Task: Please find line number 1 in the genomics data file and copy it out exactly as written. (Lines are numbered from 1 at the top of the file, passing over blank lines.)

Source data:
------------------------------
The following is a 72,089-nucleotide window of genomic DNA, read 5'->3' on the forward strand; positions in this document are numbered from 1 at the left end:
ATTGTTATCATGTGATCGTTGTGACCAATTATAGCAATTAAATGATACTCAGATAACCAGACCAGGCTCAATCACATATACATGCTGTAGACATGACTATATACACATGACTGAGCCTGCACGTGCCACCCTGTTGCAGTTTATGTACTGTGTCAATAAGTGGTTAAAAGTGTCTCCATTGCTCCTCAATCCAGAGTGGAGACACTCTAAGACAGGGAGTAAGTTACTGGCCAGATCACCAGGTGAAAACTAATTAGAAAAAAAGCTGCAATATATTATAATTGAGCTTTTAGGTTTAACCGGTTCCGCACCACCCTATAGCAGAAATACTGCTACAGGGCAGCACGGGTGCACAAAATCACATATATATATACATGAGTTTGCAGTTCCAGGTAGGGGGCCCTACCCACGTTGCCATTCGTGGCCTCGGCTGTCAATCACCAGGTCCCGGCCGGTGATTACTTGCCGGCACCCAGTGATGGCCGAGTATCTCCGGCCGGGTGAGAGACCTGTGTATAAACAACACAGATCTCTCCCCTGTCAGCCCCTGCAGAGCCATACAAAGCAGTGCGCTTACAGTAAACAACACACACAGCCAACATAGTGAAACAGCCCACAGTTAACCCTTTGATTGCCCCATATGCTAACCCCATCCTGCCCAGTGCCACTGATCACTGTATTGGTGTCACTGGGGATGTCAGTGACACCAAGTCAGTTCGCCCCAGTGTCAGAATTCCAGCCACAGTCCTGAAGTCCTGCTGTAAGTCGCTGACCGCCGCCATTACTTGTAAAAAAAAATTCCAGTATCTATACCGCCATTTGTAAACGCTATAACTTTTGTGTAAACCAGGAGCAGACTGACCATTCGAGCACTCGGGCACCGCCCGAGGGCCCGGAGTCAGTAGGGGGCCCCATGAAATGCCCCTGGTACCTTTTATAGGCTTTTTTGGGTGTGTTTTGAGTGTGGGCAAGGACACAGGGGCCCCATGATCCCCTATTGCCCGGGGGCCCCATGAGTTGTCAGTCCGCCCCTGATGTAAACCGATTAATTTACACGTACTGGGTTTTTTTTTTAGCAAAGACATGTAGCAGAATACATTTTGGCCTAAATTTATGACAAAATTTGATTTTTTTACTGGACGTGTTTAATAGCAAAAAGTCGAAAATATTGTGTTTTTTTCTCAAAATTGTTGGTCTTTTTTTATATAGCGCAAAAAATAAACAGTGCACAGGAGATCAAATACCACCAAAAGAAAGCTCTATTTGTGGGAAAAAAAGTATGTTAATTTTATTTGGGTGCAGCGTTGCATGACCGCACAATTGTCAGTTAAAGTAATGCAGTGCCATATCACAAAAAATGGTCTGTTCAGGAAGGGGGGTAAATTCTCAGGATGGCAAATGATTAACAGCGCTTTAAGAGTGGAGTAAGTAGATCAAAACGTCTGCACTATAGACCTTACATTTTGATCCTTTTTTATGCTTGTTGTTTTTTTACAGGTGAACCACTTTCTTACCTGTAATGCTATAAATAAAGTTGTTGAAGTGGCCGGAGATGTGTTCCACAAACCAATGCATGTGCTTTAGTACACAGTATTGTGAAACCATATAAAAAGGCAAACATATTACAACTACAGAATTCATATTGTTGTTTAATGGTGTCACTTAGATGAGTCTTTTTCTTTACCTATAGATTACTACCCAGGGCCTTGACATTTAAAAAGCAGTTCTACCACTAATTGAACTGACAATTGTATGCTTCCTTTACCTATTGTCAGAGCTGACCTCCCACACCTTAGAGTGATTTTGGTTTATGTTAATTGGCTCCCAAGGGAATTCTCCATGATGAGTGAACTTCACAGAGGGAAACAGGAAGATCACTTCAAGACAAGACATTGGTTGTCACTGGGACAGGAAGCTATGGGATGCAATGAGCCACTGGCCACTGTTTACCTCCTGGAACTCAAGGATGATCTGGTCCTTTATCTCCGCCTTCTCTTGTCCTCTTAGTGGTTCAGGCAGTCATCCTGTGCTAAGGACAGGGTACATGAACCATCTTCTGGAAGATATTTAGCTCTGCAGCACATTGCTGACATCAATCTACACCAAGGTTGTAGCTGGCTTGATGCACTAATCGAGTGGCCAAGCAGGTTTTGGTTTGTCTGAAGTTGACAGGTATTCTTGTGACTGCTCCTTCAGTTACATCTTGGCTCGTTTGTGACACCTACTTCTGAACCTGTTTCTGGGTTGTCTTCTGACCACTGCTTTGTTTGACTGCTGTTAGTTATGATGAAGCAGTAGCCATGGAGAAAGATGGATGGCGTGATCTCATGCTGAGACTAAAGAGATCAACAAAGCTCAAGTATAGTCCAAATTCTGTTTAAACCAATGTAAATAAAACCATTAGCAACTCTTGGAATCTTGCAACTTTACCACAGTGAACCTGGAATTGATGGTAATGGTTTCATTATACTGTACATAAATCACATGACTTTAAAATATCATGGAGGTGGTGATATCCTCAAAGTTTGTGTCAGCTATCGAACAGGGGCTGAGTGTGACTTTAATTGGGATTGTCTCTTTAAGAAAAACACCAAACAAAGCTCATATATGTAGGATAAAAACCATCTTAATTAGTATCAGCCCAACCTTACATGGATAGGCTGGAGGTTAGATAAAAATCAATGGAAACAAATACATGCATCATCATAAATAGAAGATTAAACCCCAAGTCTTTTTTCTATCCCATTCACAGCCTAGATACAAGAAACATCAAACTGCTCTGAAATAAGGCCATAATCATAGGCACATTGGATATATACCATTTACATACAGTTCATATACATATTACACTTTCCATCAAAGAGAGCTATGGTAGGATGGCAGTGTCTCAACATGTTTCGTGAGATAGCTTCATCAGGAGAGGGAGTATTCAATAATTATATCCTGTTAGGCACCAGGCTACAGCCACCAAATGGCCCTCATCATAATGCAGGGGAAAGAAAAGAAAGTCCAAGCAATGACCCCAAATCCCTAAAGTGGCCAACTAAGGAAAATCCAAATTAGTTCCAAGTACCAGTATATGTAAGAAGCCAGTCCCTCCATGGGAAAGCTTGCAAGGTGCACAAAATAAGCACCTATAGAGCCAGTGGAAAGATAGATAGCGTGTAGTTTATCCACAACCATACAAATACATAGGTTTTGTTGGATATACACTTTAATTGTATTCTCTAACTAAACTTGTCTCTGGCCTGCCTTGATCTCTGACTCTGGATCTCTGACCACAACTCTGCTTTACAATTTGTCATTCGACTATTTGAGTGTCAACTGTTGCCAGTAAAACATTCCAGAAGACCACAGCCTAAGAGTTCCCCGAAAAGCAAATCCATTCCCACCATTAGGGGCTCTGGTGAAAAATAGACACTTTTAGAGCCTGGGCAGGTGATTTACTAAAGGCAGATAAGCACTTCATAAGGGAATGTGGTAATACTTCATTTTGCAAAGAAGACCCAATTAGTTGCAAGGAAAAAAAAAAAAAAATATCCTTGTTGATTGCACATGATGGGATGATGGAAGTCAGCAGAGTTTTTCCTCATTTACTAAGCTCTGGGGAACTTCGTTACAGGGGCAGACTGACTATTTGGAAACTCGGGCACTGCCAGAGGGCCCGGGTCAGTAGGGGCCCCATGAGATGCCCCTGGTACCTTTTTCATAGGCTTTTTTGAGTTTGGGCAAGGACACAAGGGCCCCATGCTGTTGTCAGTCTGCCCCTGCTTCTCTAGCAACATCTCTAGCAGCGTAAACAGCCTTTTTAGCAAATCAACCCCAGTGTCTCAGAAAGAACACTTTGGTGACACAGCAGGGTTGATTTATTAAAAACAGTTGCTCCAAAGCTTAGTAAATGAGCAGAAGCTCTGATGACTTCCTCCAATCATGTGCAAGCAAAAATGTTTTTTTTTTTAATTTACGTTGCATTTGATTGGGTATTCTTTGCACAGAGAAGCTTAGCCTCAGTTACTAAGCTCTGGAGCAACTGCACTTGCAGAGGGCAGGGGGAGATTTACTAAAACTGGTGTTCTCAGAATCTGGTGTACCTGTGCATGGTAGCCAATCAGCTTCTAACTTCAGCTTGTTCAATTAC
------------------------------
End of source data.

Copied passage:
The following is a 72,089-nucleotide window of genomic DNA, read 5'->3' on the forward strand; positions in this document are numbered from 1 at the left end: